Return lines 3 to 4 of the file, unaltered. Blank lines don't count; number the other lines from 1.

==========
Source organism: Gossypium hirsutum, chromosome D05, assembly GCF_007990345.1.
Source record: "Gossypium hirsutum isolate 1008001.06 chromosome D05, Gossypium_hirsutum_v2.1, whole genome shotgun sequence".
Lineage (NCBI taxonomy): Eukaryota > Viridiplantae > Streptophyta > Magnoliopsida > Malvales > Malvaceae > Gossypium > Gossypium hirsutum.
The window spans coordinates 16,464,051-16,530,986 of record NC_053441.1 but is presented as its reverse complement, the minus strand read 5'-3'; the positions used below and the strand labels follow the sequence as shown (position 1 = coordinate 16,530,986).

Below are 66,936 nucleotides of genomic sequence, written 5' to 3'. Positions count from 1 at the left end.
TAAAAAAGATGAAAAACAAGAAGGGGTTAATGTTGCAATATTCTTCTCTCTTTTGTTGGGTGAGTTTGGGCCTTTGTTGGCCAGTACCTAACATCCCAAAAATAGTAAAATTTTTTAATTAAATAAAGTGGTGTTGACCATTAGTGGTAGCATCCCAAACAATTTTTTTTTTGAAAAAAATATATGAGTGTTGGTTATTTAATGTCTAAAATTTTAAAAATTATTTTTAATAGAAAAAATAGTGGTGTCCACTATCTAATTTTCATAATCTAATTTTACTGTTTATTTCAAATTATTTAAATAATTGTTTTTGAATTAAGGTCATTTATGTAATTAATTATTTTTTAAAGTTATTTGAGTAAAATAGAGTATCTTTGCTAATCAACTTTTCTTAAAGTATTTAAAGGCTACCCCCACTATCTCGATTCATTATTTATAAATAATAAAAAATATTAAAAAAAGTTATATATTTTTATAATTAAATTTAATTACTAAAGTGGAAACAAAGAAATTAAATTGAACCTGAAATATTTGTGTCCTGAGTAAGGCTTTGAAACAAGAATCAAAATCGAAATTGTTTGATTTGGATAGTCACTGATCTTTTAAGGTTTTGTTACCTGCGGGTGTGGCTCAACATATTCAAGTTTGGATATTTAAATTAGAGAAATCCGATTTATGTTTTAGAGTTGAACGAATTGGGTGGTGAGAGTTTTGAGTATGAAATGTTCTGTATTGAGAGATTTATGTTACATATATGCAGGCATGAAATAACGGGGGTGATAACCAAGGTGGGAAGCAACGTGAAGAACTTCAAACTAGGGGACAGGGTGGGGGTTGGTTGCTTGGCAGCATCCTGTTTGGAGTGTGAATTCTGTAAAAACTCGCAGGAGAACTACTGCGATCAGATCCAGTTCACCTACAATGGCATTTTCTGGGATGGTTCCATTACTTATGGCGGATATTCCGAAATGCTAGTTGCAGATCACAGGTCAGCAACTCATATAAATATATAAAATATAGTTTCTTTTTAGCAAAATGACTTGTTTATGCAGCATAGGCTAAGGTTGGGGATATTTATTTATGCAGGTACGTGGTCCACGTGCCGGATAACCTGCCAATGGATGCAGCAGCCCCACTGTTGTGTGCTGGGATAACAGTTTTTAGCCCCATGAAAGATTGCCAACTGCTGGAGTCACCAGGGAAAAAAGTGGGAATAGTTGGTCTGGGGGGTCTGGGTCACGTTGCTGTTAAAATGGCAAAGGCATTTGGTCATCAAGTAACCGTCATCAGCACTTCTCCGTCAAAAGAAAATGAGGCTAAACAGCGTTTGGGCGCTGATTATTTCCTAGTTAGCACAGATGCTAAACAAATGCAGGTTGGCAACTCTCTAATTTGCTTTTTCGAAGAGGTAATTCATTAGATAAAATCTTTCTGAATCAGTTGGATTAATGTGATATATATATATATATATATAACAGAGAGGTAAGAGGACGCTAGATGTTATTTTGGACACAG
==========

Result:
Lineage (NCBI taxonomy): Eukaryota > Viridiplantae > Streptophyta > Magnoliopsida > Malvales > Malvaceae > Gossypium > Gossypium hirsutum.
The window spans coordinates 16,464,051-16,530,986 of record NC_053441.1 but is presented as its reverse complement, the minus strand read 5'-3'; the positions used below and the strand labels follow the sequence as shown (position 1 = coordinate 16,530,986).